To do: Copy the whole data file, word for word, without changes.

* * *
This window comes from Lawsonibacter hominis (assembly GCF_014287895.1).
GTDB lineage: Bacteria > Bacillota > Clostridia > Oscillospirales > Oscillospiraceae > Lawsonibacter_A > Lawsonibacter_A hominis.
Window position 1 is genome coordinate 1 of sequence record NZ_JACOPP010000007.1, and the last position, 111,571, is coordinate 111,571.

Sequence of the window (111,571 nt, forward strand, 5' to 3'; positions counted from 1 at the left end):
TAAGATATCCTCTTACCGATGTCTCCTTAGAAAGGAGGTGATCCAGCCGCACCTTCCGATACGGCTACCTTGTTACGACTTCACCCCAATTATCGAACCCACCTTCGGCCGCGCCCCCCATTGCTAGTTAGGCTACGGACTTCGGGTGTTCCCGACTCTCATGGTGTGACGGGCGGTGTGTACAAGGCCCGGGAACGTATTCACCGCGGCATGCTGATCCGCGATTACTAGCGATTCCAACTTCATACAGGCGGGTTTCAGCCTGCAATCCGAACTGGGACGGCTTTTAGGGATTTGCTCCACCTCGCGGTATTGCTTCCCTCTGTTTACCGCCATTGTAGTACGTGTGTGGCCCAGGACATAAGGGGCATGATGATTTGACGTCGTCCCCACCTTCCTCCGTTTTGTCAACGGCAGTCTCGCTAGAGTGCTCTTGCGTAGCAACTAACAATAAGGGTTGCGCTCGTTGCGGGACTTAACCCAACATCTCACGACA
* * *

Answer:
This window comes from Lawsonibacter hominis (assembly GCF_014287895.1).
GTDB lineage: Bacteria > Bacillota > Clostridia > Oscillospirales > Oscillospiraceae > Lawsonibacter_A > Lawsonibacter_A hominis.
Window position 1 is genome coordinate 1 of sequence record NZ_JACOPP010000007.1, and the last position, 111,571, is coordinate 111,571.

Sequence of the window (111,571 nt, forward strand, 5' to 3'; positions counted from 1 at the left end):
TAAGATATCCTCTTACCGATGTCTCCTTAGAAAGGAGGTGATCCAGCCGCACCTTCCGATACGGCTACCTTGTTACGACTTCACCCCAATTATCGAACCCACCTTCGGCCGCGCCCCCCATTGCTAGTTAGGCTACGGACTTCGGGTGTTCCCGACTCTCATGGTGTGACGGGCGGTGTGTACAAGGCCCGGGAACGTATTCACCGCGGCATGCTGATCCGCGATTACTAGCGATTCCAACTTCATACAGGCGGGTTTCAGCCTGCAATCCGAACTGGGACGGCTTTTAGGGATTTGCTCCACCTCGCGGTATTGCTTCCCTCTGTTTACCGCCATTGTAGTACGTGTGTGGCCCAGGACATAAGGGGCATGATGATTTGACGTCGTCCCCACCTTCCTCCGTTTTGTCAACGGCAGTCTCGCTAGAGTGCTCTTGCGTAGCAACTAACAATAAGGGTTGCGCTCGTTGCGGGACTTAACCCAACATCTCACGACA